Discontinuation of Mechanical Ventilation in Patients With Amyotrophic Lateral Sclerosis
Borasio, Gian Domenico
Journal of Neurology. 1998 Nov; 245(11): 717-722.
Mechanical ventilation, both invasive and non-invasive, may be an effective means of improving the quality of life and prolonging the survival of patients suffering from amyotrophic lateral sclerosis (ALS). However, the attitude towards this palliative measure varies greatly between different centres and countries. One of the arguments cited against this procedure is the fear that a patient might request the physician to discontinue life support. We believe that the question of withdrawal of mechanical ventilation can only be meaningfully addressed in the general context of palliative care. Here, we review possible modes of action in response to a patient's request for life support withdrawal and their medical, legal and ethical implications. We propose that the following goals should be pursued: (1) prevention of unwanted ventilation by early, open discussion with patient and relatives, (2) delivery of optimal palliative care by the caring team, (3) recognition of the patient's right to withdraw his/her consent to an invasive medical procedure. If these goals have been met, it may be medically, legally and ethically justified for the physician to take all necessary steps to ensure a peaceful death after discontinuation of life support.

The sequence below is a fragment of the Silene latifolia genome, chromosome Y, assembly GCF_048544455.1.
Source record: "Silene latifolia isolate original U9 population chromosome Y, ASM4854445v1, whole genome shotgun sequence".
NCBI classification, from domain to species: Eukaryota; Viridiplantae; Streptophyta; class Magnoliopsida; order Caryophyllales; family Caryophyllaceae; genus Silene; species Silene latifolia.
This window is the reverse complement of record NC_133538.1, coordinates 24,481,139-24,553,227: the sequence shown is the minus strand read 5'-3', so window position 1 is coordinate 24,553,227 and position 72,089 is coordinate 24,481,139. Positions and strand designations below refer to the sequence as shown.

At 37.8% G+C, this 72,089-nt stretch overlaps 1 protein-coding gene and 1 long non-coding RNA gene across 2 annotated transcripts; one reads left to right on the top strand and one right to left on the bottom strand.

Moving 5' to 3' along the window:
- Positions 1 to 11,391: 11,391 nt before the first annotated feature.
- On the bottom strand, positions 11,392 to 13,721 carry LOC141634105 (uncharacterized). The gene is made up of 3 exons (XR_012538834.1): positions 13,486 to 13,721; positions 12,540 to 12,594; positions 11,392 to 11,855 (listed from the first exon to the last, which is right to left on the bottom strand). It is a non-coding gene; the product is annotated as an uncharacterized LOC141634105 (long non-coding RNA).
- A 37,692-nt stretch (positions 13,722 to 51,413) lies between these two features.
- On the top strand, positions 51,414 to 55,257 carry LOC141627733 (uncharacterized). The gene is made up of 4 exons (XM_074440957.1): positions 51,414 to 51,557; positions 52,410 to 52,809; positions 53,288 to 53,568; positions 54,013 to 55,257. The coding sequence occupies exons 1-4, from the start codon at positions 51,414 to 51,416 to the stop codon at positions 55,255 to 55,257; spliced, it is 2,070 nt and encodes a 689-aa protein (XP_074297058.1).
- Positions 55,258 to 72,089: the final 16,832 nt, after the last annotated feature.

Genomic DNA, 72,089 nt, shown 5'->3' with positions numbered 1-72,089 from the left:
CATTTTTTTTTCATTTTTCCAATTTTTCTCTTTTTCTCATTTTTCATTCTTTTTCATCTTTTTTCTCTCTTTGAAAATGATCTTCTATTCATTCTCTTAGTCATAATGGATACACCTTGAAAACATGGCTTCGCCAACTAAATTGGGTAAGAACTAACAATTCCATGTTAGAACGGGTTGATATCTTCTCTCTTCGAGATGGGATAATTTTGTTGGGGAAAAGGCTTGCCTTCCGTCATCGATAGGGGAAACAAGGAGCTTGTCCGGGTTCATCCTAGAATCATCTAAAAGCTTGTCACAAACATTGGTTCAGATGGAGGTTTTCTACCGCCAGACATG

Allowing to Die; Amyotrophic Lateral Sclerosis; Caring; Case Studies; Consent; Death; Decision Making; Double Effect; Family Members; Goals; Informed Consent; Life; Palliative Care; Paternalism; Patient Participation; Patients; Physicians; Prolongation of Life; Quality of Life; Review; Relatives; Sedatives; Suffering; Terminal Care; Ventilators; Withholding Treatment;
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